While our Upper School students work toward distinguishing themselves as individuals, several shared experiences, both within grade levels and across them, bring our students together, creating that special Cincinnati Country Day School bond. Included among these moments are:
- House Cup: including Kickball, Wiki Races, and Spelling Bee's to name a few.
- Peer Mentoring: a program that brings 9th graders under the wings of seniors
- Sophomore Paper: our students’ first formal large-scale research paper, conducted in every sophomore History class
- Junior Paper: a year-long research paper on a topic germane to American History, advised by a member of the history department
- The Junior Rafting Trip: The class bonds...
- Senior Seminars: half-day opportunities for students to get pragmatic information about college and adult life, from understanding finances to hearing from alums about study abroad
- Senior Projects: a two-week opportunity for seniors to immerse themselves in an area of passion
- Community Service Day: a trek, by advisory group, out to the community for a full day of assisting those in need and intended to complement our Community Service requirements
- Multicultural Morning: an Upper School half-day intended to help all students employ their compassion to understand better the diversity of experience around us
To provide continuity and support throughout their rigorous Upper School careers, all students are assigned to a faculty advisor. The role of the advisor is a critical one, allowing each child a mentor who, over the course of four years, keeps track of the student’s academic, athletic, artistic, and personal progress.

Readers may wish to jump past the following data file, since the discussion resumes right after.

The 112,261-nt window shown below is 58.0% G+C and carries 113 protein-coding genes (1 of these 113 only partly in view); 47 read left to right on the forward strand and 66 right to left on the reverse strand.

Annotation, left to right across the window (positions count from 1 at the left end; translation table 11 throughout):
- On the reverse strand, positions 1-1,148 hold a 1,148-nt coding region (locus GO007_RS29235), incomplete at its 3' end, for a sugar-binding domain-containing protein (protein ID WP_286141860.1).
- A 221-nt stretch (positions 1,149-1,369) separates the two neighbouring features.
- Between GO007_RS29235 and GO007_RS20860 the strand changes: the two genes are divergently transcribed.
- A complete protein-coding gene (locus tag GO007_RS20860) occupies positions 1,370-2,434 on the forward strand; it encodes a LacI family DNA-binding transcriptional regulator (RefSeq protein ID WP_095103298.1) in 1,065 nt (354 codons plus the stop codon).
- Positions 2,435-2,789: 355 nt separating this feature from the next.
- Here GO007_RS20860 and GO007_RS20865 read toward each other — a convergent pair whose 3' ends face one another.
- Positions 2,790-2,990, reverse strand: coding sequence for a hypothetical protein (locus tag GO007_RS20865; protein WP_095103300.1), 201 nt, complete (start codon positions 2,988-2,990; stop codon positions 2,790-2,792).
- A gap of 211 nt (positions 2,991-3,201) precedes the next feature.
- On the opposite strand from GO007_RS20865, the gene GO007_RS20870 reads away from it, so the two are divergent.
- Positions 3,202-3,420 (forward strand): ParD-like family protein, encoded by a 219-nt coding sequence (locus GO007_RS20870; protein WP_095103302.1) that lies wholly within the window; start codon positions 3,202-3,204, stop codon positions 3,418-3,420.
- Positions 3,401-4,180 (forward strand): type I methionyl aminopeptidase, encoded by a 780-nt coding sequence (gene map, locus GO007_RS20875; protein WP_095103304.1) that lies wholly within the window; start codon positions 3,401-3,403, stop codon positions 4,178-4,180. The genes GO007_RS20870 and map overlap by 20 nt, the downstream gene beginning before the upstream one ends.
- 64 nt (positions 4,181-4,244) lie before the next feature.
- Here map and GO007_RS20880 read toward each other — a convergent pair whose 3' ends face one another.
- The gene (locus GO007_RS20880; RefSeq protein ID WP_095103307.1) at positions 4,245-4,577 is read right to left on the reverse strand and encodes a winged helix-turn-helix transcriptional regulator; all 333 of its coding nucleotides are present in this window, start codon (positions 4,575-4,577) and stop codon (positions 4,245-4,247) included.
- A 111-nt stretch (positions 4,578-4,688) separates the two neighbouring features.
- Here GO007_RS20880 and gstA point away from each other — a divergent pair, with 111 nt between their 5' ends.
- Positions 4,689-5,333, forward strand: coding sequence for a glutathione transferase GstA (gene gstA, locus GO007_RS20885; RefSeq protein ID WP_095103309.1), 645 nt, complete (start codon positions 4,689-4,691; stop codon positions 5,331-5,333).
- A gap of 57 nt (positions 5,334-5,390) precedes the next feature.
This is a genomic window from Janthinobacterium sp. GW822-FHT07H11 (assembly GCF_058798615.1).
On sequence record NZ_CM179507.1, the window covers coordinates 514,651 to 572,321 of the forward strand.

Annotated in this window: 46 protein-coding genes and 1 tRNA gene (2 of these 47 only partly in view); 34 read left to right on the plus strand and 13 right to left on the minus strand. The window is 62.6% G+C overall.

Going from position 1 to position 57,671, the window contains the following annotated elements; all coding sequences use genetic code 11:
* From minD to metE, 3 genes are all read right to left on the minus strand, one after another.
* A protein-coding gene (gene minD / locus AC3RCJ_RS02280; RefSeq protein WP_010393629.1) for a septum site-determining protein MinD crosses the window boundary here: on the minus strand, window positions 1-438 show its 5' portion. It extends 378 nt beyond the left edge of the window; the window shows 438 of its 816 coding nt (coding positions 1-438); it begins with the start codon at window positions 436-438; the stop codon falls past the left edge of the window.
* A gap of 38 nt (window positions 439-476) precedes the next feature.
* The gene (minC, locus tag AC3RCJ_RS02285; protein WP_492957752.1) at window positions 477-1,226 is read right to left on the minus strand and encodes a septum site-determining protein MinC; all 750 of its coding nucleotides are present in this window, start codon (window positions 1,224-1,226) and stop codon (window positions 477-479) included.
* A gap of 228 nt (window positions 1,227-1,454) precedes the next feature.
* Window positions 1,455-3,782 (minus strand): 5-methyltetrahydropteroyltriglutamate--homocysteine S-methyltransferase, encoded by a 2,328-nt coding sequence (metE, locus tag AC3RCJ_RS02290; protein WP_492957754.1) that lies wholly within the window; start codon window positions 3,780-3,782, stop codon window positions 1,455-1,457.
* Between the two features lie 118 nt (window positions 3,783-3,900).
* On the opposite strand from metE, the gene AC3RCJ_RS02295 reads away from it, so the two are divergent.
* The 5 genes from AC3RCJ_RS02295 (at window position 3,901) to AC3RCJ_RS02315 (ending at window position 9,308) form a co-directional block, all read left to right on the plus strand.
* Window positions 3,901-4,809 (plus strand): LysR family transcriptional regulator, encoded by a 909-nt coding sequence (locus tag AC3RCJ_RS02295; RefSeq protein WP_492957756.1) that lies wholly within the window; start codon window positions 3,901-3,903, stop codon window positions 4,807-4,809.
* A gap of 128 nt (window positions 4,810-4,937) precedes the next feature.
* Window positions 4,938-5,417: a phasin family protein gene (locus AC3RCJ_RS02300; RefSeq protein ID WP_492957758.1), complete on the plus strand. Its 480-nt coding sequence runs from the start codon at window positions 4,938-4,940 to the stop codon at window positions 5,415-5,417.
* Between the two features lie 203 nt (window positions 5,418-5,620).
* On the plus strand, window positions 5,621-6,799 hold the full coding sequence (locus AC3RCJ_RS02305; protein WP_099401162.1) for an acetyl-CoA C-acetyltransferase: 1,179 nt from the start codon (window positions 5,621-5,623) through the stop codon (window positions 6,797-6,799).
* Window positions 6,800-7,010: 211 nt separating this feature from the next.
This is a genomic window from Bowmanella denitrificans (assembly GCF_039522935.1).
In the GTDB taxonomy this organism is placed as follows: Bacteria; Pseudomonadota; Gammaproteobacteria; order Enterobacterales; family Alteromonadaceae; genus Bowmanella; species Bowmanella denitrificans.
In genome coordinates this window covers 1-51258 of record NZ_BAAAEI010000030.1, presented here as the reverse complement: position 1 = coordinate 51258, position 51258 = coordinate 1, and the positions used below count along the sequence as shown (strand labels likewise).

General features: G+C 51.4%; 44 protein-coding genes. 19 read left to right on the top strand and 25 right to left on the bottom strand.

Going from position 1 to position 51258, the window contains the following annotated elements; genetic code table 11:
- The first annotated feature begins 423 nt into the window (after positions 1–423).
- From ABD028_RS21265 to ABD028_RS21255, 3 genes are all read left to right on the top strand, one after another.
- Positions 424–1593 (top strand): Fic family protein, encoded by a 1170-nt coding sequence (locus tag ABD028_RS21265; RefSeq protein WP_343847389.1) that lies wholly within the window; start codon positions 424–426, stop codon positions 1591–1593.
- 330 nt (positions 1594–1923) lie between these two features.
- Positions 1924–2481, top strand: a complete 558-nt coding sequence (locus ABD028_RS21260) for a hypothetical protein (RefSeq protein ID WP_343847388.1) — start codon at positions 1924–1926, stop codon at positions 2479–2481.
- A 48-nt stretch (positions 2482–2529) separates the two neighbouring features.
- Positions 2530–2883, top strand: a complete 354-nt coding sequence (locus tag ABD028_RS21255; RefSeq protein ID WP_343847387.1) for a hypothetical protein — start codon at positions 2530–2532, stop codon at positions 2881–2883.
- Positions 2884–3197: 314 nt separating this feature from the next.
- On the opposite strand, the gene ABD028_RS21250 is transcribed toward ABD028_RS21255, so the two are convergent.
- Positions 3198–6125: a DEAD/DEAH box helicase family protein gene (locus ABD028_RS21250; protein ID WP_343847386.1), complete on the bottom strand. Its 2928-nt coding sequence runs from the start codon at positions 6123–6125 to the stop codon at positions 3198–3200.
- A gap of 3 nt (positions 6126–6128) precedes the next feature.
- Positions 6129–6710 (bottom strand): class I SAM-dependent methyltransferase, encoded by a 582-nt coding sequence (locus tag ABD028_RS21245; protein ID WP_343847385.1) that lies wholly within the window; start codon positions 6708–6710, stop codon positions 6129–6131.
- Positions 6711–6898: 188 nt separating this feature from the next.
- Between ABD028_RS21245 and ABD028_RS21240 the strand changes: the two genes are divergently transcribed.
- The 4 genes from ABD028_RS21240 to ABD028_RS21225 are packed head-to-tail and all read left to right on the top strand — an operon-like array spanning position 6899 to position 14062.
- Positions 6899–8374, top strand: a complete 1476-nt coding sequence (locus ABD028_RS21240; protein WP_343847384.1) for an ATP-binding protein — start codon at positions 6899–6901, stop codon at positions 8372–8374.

Twenty-two and one-half (22.5) credits, earned in Grades 9-12, are required for graduation. One credit equals one full-year course meeting at least four periods per week. One-half credit is given for courses that meet for only one semester or for less than four periods per week. In addition, physical education is required, as well as 90 hours of community service.
|Department||Required Credits||Recommended Credits|
|History (Modern World and US History)||3.0||4.0|
|Math (Alg. II and Geometry)||4.0||4.0|
|Modern Language (3 US credits in one language)||3.0||4.0|
|Computer Science (Reinstated for class of 2021)||0.5|
|Electives||2.0 or more|
Grades: 9 - 12
Average class size: 15
Student-to-faculty ratio: 8:1
College Placement: 100% (College Profile)
Division Head: Stephanie Luebbers
Contact: (513) 979-0223 firstname.lastname@example.org
Handbook: Upper School
Curriculum Guide: Upper School
Curriculum Guide: All-School